Monday, May 13, 2013

When the Onions Send up Flower Stalks

Many area gardeners who planted onions this year are looking out over onion patches that are punctuated by flowering stalks, also called seed stems. The onions will still be eat, but this condition does reduce the keeping quality and ultimate size of the mature bulbs.

Unfortunately, the same problem is affecting onions in Georgia's best-known onion-producing region.

An article in the 2 May issue of UGA's Family, Agricultural, Consumer and Environmental Sciences newsletter,  Fluctuating Weather Patterns Reduces Vidalia Onion Crop Yields, includes a note about how many of this year's Vidalia onions have developed the seed stem condition:
"In some farmers’ fields, upwards of 70 to 80 percent of the onions had seed stems, said Reid Torrance, a Vidalia onion expert with University of Georgia Cooperative Extension who has been serving the Tattnall County onion-producing area since 1984."
Mr. Torrence has more to say about this year's abundance of seed stems:  “It’s hard to pin down exactly what triggers the onions to develop seed stems,” he said. “But I think these huge fluctuations in temperatures we had this year contributed to it. Anything that shocks the plant can cause it to develop a seed stem.”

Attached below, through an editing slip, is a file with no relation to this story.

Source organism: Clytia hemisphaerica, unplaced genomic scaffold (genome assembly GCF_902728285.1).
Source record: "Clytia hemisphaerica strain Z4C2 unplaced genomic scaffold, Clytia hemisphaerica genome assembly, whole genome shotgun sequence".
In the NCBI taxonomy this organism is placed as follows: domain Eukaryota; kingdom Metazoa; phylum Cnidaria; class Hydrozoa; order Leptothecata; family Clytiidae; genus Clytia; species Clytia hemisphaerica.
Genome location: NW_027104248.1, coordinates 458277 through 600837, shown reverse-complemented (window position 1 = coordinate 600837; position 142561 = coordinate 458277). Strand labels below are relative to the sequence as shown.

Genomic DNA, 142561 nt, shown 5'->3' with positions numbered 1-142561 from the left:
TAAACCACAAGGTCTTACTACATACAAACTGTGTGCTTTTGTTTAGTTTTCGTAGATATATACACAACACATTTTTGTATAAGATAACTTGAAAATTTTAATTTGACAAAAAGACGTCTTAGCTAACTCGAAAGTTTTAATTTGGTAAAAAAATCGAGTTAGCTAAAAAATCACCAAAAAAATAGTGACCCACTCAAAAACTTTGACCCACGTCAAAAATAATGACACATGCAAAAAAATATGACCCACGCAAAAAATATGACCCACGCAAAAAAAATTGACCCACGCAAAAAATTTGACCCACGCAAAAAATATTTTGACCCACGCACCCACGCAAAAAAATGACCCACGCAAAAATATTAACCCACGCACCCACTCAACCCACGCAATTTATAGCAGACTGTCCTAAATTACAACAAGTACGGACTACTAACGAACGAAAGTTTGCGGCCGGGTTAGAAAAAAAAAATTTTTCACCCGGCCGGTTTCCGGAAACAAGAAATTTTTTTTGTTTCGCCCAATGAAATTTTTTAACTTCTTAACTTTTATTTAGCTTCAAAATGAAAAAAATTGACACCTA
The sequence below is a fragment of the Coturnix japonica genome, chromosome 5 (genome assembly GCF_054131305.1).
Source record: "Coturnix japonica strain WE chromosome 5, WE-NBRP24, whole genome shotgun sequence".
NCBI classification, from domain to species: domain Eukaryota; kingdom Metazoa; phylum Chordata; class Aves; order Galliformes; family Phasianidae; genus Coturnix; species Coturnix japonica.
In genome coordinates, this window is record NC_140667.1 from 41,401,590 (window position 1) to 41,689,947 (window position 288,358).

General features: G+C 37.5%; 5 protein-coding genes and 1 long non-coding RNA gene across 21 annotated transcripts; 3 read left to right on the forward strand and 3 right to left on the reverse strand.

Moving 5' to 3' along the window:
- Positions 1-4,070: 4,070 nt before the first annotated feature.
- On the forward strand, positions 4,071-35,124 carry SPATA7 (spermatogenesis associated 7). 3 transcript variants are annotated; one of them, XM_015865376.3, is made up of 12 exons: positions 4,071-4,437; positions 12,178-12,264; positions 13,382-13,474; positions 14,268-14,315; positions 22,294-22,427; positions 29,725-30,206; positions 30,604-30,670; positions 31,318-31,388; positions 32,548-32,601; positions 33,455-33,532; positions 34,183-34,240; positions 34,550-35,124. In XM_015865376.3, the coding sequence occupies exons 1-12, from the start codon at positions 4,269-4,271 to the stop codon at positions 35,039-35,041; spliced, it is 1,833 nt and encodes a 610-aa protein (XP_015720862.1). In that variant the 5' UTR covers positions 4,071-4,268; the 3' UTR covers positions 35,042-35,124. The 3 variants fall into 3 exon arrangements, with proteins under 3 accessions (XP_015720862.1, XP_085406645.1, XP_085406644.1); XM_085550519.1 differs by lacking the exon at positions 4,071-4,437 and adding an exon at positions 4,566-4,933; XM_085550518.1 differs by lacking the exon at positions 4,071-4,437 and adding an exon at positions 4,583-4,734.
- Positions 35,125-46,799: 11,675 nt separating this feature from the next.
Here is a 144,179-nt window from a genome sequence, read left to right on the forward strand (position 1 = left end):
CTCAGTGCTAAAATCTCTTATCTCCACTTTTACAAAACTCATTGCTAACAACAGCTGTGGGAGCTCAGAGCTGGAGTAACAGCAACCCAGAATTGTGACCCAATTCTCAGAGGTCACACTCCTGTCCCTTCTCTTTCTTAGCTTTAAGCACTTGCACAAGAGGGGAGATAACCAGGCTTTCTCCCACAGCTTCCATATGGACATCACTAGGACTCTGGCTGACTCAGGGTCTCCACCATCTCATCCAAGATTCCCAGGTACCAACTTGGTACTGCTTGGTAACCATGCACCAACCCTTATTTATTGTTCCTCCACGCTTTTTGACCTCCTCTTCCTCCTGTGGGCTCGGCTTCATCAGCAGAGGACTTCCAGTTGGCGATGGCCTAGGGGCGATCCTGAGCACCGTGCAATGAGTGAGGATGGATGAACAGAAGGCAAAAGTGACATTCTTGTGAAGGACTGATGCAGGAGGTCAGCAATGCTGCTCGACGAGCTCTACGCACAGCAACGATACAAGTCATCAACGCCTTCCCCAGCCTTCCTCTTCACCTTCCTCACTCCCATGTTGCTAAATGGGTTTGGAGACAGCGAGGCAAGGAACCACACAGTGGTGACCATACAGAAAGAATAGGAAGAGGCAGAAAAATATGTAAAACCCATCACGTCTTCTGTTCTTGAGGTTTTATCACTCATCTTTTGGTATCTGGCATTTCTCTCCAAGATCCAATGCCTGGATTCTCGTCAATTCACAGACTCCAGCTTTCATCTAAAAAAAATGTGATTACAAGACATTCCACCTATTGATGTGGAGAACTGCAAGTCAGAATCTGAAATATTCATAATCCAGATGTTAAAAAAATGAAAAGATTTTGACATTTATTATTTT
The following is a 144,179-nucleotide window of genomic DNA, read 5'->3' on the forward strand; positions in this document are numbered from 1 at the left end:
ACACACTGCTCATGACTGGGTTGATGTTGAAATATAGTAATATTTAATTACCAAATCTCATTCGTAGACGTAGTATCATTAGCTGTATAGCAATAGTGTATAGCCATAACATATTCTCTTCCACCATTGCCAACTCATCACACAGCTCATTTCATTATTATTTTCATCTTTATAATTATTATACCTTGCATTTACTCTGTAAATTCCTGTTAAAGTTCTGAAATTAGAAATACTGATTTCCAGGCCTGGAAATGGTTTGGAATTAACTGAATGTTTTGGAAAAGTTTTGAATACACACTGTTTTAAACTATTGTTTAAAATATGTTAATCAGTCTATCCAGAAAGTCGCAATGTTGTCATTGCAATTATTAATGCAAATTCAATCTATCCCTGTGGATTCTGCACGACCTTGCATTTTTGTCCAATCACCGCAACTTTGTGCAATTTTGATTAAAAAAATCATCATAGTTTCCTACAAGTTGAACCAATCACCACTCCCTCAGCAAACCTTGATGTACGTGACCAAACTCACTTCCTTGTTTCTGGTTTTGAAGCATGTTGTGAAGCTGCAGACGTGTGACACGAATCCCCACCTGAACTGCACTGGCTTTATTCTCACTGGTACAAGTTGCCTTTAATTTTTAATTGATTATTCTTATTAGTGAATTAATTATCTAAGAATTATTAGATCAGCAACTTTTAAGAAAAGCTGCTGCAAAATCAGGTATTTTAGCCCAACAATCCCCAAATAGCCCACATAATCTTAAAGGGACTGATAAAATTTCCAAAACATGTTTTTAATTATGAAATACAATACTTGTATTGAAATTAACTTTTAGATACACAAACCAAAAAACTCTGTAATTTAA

Clemson University's Onion, Leek, Shallot & Garlic publication agrees with Mr. Torrence's statement about the probable cause for this condition:
"Onions will bolt (produce a flower stalk) if exposed to a prolonged cold period following a favorable growing period. This results in small bulbs with large necks which are hard to cure and generally unusable. The larger the plants are at the time of exposure to the cold period the higher the rate of bolting.
To help prevent bolting:
  • Select onion sets of an inch or less and transplants about 6 inches high and about half the thickness of a lead pencil.
  • Plant at the correct time for your area.
  • Avoid high fertilizer rates applied in the fall."
Many gardeners believe that trimming off the flowering head of the seed stem will result in larger onions than if the heads are left, but the Texas Aggie Horticulture publication Growing Onions  has this to say about cutting off the flowering stalks:
"What can one do if flower stalks appear? Should the flower stalks be removed from the onion plants? Suit yourself but once the onion plant has bolted, or sent up a flower stalk, there is nothing you can do to eliminate this problem. The onion bulbs will be edible but smaller. Use these onions as soon as possible because the green flower stalk which emerges through the center of the bulb will make storage almost impossible."
Normally, storing mature, harvested onions in a cool, dry, dark area is enough to keep them good for several months, but onions affected by seed stem will not keep for very long even under optimal storage conditions.
Gardeners who have a fairly large crop of affected onions may want to share them with neighbors and friends so they can be used while they are still good.

Alternatively, the National Center for Home Preservation offers information on blanching and freezing onions for later use excerpted from UGA's wonderfully helpful book So Easy to Preserve.